Water over the bridge

Lynn H. Maxson lmaxson@pacbell.net
Wed, 28 Jun 2000 08:03:46 -0700 (PDT)

Brian Rice wrote:"I'm only replying to statements 
which clearly lead to conclusions, which none of 
the rest of your statements have done. Please don't 
rant so without some technical proposals which are 
non-vacuous: simply applying to predicate logic 
without detailing the consequences or asking us 
questions about any information we may have gained 
is absolutely rude and sheerly arrogant. We've 
already discussed this on IRC, and you obviously 
have not listened.

For reasons not clear to me since my first innocent 
venture onto the IRC I have managed to incense 
Brian to the point at one time he "threw" me out of 
the session.  I have been accused of making vacuous 
statements.  I look at what I write and what Fare 
has written on the website relative to the Tunes 
HLL and in the glossary and must admit I am 
confused about what is so clear there and so 
vacuous in what I have written.  When I did take 
the time to read the Arrow documentation I am 
informed by its author that it is "blue sky" and 
should be ignored.  Clearly, however, in his eyes 
it is not vacuous.<g>

Apparently an initiation rite exists for us 
"newbies" so that we do not test the patience of 
our learned instructors.  It involves reading all 
the archived material including the logs of the IRC 
session (where "we discussed this and you were not 
listening") as well as the websites and links along 
with various doctoral thesis that get referenced in 
this mailing list.  Then when you venture onto the 
IRC session you discover there is an entrance exam, 
which is not mentioned in the friendly and open 
invitation on the website, conducted by the 
"master" himself.  If you fail to answer 
satisfactory, then you are ejected from the 
classroom.  But then again what can anyone who is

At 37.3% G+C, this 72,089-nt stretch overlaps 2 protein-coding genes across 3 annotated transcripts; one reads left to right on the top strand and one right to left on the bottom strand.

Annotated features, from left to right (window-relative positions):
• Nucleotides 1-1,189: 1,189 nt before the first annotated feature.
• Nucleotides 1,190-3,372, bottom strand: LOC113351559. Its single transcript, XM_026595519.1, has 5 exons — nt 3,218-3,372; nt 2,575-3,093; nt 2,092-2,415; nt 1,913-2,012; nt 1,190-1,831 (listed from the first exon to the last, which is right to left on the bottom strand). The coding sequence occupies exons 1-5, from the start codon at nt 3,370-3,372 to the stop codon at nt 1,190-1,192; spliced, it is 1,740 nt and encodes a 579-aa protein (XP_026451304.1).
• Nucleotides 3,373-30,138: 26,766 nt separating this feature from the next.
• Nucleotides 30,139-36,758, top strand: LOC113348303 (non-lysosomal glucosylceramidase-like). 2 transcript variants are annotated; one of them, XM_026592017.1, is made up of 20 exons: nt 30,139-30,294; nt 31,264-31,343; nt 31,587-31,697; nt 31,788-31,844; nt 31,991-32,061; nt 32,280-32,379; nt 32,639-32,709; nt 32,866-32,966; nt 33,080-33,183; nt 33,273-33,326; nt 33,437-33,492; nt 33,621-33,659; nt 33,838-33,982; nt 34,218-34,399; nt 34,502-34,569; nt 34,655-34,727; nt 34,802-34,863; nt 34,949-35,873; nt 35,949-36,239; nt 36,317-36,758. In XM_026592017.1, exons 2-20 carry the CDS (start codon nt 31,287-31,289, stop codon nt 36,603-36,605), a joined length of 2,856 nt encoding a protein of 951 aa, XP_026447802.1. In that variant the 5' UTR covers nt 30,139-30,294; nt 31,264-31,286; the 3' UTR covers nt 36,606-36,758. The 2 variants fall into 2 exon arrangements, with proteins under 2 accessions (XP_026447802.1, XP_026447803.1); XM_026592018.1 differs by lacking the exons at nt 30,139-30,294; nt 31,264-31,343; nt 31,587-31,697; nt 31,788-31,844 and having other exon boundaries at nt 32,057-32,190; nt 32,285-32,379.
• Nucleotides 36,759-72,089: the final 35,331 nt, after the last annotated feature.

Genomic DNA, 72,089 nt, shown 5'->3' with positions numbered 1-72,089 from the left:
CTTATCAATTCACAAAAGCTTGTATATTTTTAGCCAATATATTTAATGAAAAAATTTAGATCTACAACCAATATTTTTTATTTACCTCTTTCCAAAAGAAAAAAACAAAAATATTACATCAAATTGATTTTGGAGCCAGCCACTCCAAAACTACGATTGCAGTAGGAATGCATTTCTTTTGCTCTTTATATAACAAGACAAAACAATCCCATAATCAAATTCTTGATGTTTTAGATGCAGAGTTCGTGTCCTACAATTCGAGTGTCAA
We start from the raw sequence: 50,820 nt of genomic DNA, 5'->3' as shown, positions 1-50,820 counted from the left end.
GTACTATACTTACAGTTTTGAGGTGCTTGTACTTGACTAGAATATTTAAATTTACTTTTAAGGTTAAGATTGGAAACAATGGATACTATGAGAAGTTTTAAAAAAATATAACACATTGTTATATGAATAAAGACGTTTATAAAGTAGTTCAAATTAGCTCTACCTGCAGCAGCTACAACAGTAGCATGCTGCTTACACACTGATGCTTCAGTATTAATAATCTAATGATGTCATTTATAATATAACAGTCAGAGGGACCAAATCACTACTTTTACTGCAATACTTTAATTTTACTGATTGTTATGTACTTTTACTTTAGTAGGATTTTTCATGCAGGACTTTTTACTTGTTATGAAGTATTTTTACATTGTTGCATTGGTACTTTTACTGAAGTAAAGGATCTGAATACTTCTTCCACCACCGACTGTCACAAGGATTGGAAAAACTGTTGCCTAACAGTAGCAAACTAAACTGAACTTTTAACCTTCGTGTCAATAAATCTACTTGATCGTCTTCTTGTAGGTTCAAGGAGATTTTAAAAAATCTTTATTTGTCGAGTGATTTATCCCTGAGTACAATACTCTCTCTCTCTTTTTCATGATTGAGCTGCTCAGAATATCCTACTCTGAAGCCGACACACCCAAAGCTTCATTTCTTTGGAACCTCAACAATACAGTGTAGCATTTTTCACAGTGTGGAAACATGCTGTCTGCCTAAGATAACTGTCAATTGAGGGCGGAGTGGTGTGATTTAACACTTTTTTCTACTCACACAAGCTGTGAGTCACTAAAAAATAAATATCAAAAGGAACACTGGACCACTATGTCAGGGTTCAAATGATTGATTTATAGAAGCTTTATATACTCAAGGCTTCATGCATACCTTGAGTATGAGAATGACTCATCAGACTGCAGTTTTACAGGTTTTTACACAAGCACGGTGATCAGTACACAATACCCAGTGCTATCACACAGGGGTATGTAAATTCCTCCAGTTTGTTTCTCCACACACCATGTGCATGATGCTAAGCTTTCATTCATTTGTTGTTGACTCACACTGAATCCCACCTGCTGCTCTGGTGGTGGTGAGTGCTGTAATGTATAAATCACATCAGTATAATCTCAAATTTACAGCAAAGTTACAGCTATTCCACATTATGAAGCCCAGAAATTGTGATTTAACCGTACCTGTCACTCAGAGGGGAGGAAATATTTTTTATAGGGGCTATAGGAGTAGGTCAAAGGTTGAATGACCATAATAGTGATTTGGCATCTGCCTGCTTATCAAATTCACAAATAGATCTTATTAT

"absolutelyrude and sheerly arrogant" expect?<g>

I didn't enter this looking for a fight despite any 
differences that might exist.  I had thought it was 
an open discussion among peers.  I am not used to 
an environment where someone decides who is a peer 
and who is not.  For me the object is to enable a 
peer relationship through my assistance, not to set 
up barriers for someone to overcome.

"If you'll read up on a system explanation I'm 
working on which you declined earlier to entertain, 
you'll find that we're working on that idea already 
in Slate, and it has nothing to do with the form of 
predicate logic (which is hardly uniform in the 
sense that Tunes abstractions must be). Predicate 
logic has scores of problems in terms of omplexity, 
and higher-order predeicate logic is just 
horrendous as a Tunes HLL."

To me logic is logic regardless of its form.  That 
I might entertain the predicate logic of Trilogy 
and the Z-specification language over that of 
clausal logic of Prolog reflects no more than a 
toss of the coin.  It is not important as long as 
the language encompasses all of formal logic and 
the universe of objects.  There is nothing 
occurring in Slate or in anything that it can 
achieve which is not based on logic.

The charge is that my choice of predicate logic 
somehow violates the Tunes "uniformity" 
requirement.  Moreover it has "scores of problems 
in terms of complexity" and "simply horrendous as a 
Tunes HLL".  Of course if I happen to differ with 
that judgement, it apparently is not open to 
discussion nor am I given any reference to the 
"scores of problems" or "horrendous" examples.  I